US market officials have asked Elon Musk to explain the apparent delay in reporting his Twitter stock purchases, the agency revealed on Friday, the latest questions on the methods and intent of his troubled bid for the platform.
He struck a $44 billion (about Rs 3,41,800 crore) deal to buy the San Francisco-based company, but has since given mixed signals about how committed he is to abiding by it.
Securities and Exchange Commission The (SEC) letter to Musk showed that regulators asked him to explain why he did not disclose his increased stake in Twitter within the required 10-day time period, especially if he decided to buy the company. Planned.
“Your response should, among other things, address your recent public statements on the Twitter platform about Twitter, including questions about whether Twitter is strictly adhering to the principles of freedom of expression,” the regulators said in the letter dated April 4. follows from.”
Neither Musk nor the SEC immediately responded to requests for comment.
Tesla Prominent is a frequent Twitter user, who regularly removes inflammatory and controversial statements about issues or other public figures with cynical or business-focused comments.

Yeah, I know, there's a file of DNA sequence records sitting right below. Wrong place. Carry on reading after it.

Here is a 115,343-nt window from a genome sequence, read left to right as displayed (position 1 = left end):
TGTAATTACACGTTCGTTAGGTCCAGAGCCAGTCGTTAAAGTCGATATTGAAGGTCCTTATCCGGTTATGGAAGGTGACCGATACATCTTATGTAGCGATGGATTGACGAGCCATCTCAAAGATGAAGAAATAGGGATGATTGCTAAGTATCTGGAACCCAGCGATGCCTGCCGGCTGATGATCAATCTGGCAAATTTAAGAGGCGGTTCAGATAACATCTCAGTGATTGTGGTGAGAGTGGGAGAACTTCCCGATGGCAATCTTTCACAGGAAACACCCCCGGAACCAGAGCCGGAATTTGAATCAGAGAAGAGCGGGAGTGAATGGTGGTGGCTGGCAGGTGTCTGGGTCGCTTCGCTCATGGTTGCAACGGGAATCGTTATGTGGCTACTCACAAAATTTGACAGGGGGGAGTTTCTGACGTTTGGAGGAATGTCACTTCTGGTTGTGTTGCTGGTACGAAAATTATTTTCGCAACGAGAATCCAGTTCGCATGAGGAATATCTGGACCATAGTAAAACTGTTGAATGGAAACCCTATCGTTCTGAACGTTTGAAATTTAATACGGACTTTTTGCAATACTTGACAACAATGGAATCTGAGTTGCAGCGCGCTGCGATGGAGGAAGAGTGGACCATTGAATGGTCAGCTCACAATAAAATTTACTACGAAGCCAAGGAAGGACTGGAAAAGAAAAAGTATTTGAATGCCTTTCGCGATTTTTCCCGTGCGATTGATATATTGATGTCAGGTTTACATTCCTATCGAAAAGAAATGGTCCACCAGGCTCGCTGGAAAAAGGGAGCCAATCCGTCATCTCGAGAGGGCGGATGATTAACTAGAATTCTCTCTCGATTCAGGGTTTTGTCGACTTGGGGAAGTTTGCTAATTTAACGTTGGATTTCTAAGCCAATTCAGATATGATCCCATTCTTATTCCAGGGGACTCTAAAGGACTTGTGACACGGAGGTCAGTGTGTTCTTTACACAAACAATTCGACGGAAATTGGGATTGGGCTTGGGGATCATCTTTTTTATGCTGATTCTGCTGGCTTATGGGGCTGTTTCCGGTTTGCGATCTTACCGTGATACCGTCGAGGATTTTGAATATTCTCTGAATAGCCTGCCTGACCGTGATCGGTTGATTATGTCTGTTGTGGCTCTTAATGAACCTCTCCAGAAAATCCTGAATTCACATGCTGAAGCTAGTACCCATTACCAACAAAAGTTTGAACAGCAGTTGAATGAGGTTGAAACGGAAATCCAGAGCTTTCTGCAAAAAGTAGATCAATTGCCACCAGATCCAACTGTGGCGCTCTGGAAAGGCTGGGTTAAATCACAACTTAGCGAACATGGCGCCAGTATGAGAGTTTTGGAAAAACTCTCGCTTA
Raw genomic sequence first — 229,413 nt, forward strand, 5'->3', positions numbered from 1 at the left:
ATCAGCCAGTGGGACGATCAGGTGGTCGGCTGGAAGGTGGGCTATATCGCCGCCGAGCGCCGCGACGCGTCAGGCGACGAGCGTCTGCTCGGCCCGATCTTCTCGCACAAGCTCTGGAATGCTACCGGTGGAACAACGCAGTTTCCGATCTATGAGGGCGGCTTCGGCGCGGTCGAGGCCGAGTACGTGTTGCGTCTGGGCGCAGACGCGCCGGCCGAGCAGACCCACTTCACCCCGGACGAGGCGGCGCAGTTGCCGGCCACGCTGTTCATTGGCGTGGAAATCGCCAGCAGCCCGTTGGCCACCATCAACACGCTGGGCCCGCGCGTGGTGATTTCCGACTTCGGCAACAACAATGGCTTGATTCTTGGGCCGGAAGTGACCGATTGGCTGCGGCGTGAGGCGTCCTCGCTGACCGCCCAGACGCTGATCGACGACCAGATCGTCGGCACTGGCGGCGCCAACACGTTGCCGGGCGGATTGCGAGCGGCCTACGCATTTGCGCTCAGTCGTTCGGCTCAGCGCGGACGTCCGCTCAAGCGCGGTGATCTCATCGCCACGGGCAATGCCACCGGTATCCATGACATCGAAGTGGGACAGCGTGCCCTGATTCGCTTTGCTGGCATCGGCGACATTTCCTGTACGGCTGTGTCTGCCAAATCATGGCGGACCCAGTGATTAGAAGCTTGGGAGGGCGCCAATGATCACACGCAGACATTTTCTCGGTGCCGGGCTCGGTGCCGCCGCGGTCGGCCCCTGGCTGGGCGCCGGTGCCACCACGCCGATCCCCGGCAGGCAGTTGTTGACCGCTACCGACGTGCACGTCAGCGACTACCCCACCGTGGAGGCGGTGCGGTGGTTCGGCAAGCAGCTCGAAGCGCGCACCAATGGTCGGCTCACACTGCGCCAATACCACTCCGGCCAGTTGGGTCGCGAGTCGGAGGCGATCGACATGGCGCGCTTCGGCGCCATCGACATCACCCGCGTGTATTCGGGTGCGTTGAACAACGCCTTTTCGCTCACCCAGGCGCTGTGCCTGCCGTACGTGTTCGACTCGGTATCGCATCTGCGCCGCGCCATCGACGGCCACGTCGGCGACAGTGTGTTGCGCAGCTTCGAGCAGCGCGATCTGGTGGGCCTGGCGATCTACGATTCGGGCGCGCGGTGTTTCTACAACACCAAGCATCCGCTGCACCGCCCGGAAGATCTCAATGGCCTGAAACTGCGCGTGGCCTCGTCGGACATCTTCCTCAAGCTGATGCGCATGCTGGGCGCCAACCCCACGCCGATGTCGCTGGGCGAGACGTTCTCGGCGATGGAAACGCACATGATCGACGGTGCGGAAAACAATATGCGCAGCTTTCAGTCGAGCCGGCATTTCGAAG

He has feuded repeatedly with federal securities regulators, who in 2018 cracked down on his social media use after an alleged attempt to take Tesla private.
Musk cited the right to freedom of speech as a driver of his efforts to undo a deal with the SEC, which tightened his use of the social media platform after his August 2018 tweet calling for Tesla to be taken private. Funding was “secured”.
Musk is also facing a lawsuit filed this week accusing him of pushing Twitter’s share price down either to avoid himself bidding for his buyout, or to negotiate a discount. room can be given.
The lawsuit alleges that Musk tweeted and made statements with intent to create doubts about the deal, which sparked weeks of uproar on social media platforms.
According to the complaint, “Musk proceeded to make statements, send tweets and engage in conduct designed to raise doubts about the deal and significantly reduce Twitter’s stock.”
Their aim was to get Twitter at a much cheaper cost, or to exit the deal without penalty, the suit argued.